Your local marsh: Where magic happens

Posted on June 3, 2016 by Linda Young

As a Navarre resident or visitor, you may be passing by one of Mother Nature’s greatest gifts to us — everyday! How easily we take our natural assets for granted, not realizing that they are busy working for us day and night.
What I’m referring to is a salt marsh. For such a humble-sounding name, these coastal treasures bring much to the table — including many of the fish and shellfish that we love to eat.
Right here in our own Williams Creek marsh, a diversity of fish are abundant, plus blue crabs, shrimp and dozens of other species. Our salt marsh and others provide a nursery for at least 70 percent of Florida’s recreational and commercial fishes, shellfish and crustaceans. Scientists tell us that salt marshes are the most productive ecosystems on the earth.
But the humble marsh is not only a chuck-wagon for us, it provides food and habitat for a wealth of other animals, including numerous threatened and endangered species. Yet, most of us take them for granted.
In addition to being Mother Nature’s pantry, her marshes are first-class speed bumps to help protect us from storm surges. They help control coastal erosion and trap pollutants from entering coastal waters.
If you love, or even like salt marshes as much as I do, then our next question would be, “OK, should we be doing anything special to protect them to make sure they continue to exist?” Yes! First we need to look at areas around Florida where salt marshes have been destroyed. There are plenty of local examples, sadly, but extreme examples are not far away: From 1948 to 1978, Tampa Bay lost 40 percent of its salt marsh cover; Charlotte Harbor and the Indian River Lagoon have seen 51 percent and 85 percent reductions in salt marsh area coverage, respectively.
We live in one of the fastest growing areas in the state and country. Changes to the landscape, hydrology and pollution loading are inherent to rapid development. Do we have the local protections in place to protect our marshes and coastal waters? The steady decline in local water quality would indicate that we do not. The number one culprit for this is a toss-up between septic tanks and polluted stormwater runoff. When rainwater washes over yards treated with fertilizers, pesticides and herbicides, all that washes into the streets and eventually ends up in a creek, the river, the Sound or a marsh. It also carries animal waste and leakage from septic tanks.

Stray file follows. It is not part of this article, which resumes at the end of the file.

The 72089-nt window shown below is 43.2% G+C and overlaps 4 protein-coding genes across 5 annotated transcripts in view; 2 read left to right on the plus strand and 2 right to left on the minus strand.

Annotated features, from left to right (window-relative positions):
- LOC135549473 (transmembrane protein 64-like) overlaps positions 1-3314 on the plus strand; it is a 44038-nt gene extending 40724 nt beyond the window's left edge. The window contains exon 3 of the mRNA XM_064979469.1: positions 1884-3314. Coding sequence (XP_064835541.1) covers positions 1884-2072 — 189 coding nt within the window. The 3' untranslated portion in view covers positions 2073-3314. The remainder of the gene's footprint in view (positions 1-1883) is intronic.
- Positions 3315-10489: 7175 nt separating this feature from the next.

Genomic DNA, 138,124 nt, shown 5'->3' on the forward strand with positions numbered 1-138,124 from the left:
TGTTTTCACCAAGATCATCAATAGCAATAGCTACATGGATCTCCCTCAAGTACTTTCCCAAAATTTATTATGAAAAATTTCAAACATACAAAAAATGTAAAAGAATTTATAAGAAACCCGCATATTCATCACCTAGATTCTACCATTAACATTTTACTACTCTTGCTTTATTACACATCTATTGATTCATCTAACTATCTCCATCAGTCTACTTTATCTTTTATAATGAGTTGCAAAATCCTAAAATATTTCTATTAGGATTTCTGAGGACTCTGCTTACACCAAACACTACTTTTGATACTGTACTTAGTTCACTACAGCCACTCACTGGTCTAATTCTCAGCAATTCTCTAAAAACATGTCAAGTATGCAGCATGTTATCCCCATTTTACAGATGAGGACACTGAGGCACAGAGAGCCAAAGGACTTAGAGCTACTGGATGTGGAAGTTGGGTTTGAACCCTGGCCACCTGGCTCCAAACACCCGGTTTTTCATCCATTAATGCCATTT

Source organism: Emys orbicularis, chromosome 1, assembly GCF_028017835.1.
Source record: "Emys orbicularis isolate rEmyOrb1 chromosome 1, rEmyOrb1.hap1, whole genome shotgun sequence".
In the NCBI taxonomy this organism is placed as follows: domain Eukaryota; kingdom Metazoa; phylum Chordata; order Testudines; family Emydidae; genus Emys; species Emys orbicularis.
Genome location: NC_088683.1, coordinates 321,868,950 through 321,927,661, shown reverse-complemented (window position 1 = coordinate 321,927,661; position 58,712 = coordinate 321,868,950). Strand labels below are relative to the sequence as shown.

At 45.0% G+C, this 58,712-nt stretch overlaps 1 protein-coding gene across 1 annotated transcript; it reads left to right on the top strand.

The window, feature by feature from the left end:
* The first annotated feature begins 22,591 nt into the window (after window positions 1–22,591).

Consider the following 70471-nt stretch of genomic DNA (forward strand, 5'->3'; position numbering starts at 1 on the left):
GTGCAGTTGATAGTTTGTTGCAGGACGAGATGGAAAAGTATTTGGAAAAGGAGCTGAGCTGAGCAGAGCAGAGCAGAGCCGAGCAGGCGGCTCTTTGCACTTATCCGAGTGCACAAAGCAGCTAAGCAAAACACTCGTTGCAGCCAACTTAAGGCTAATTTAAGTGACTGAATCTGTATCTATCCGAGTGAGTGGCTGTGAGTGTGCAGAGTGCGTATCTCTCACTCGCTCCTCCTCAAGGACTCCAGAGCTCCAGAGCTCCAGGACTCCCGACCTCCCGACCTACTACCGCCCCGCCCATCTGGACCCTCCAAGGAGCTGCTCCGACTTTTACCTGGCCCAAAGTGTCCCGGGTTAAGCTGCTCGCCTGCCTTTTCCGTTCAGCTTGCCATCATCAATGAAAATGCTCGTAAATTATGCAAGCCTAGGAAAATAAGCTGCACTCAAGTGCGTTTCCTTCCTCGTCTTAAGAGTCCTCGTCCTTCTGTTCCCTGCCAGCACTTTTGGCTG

Are there steps that we as individuals can take to protect these amazing resources? Yes, of course! We aren’t helpless and don’t have to wait for the government to do something! We don’t really need a lot of fertilizer on our lawns. Better yet, grow a garden using compost and natural, slow release fertilizers. That alone would solve 10 percent of the problem. The other 90 percent is primarily human waste via septic and sewage. Just last week I witnessed a local plumbing company trying to repair a broken sewage lift station. The workers had a pump and a hose leading to the concrete stormwater ditch that led right into Williams Creek. I was told that this is their standard procedure when pumping out lift stations.
Santa Rosa County has around 45,000 permitted septic tanks. Many line the shores of Santa Rosa Sound, East River and Bay, Blackwater River and Bay and other important waters in our area. These systems send tons of nitrogen to waters where we fish and swim, causing algae to bloom out of control, leading to low dissolved oxygen in the water, dead seagrass beds and eventually fish kills. Yes it will be expensive to build enough sewage plant treatment and disposal capacity to handle the conversion, but what is the long-term cost of losing our fishable/swimmable waters? The fish nurseries? And Mother Nature’s speed bumps?
Linda Young is a Navarre resident and has lived in the county for most of her life. She has been the executive director of the Florida Clean Water Network for 22 years, working with communities to protect and restore Florida’s springs, lakes, creeks, rivers, estuaries and coastal waters.